Yes, I Time some Tweets – Here’s Why

There are apps that allow you to space out your tweets over time (I use Hootsuite for this). Some people protest the use of timed tweets – and while I understand the sentiment behind that stance, I don’t agree with it.

Here’s why.

I use Twitter for several purposes:

  • Back-and-forth interaction with people (banter, brainstorming, encouraging, etc.)
  • Sharing interesting news and other resources
  • Connecting people with each other
  • Sharing my own blog posts and pictures
  • Sharing other people’s blog posts (especially those with whom I have a closer connection)
  • Making ironic comments and bad puns
  • Giving good morning greetings

Some of these purposes are more real-time – for instance, back-and-forth chatting with folks is not something that can be automated. But I do automate a fair bit of one-way sharing of “stuff,” for the simple reason that the audience on Twitter is constantly shifting. People are looking at their tweetstreams intermittently throughout the day, which means that something tweeted at 7:22 am might not be seen by a person who first logs in at 9:57 am.

While it makes sense that you might then tweet your own blog posts at a few different times during the day (I do), the really creative and helpful part of this isn’t the self-promotion aspect. The less-discussed secret is the way you can benefit your network of readers and writers.

Why use timed tweets? To gain wider exposure for others’ work!  <<–(click to tweet this).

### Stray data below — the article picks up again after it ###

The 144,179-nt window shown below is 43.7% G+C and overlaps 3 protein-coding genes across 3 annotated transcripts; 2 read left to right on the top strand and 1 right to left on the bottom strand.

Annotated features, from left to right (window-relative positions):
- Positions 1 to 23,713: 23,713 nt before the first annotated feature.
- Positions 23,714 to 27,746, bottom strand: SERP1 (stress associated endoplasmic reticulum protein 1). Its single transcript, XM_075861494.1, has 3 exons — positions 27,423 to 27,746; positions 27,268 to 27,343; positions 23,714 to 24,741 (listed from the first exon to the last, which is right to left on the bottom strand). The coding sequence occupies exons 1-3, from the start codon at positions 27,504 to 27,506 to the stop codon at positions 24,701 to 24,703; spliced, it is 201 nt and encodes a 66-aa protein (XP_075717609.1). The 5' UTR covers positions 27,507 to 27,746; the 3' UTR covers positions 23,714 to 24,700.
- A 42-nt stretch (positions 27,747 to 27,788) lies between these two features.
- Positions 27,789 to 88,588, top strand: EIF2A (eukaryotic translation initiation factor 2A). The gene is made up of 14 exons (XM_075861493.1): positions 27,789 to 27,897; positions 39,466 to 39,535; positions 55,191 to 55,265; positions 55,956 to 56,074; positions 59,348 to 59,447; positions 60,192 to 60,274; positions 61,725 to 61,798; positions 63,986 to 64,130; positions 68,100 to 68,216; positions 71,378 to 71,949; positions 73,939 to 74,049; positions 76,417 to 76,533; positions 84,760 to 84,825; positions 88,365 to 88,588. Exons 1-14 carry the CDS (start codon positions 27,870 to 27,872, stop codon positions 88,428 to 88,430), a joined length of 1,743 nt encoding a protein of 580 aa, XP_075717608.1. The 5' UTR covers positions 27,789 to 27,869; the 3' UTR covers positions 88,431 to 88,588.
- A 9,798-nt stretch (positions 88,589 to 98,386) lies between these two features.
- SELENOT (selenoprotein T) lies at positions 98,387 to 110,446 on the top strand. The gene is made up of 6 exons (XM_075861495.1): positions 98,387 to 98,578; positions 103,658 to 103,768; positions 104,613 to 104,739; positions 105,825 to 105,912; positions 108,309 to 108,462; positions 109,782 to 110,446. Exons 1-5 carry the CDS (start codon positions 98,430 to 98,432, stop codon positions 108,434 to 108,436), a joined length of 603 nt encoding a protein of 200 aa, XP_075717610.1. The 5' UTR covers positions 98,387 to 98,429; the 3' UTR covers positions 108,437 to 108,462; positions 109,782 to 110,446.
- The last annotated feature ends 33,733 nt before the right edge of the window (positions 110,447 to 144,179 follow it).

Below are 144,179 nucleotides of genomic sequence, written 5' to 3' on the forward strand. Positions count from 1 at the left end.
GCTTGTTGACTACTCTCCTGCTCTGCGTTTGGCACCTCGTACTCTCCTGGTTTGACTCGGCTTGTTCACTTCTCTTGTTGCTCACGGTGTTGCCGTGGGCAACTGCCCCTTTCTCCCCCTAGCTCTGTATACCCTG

Let’s say that I read an interesting post from Shelly Kramer‘s blog that, in the (very real) example below, actually touches on a similar theme (the timing of posts getting read on Facebook). If she posts it at, say, 7 am, and a number of her followers retweet it over the next half hour, then most of the exposure for her post may occur in a pretty narrow window.

TimeTweet

But if a reader makes the simple choice to “time” a tweet with a link to occur at, say, 10 am, then that reader’s audience gets the benefit of seeing something they might have missed at 7 am, AND Shelly gets wider exposure in a new time slot as well.

You know how most people get retweets immediately after they tweet something? Why not do everyone a favor and time-delay your tweet for a few hours – or even a day (I’ve seen some of my friends do this. It can give the tweeted link a whole new life).

So – when we understand that part of Twitter is for sharing things that may not be designed for real-time interaction, automating certain tweets makes perfect sense. Especially with this small tweet-tweak – give the people who feed you great content the gift of a fresh audience.

Have you been doing this? And here’s a question that’s been on my mind – I have done very little with scheduling tweets for overnight/overseas reach. If you’re doing this, how’s it working out? Any tips to share?

ALSO: See some interesting stats and perspectives about tweeting blog posts from Mack Collier.

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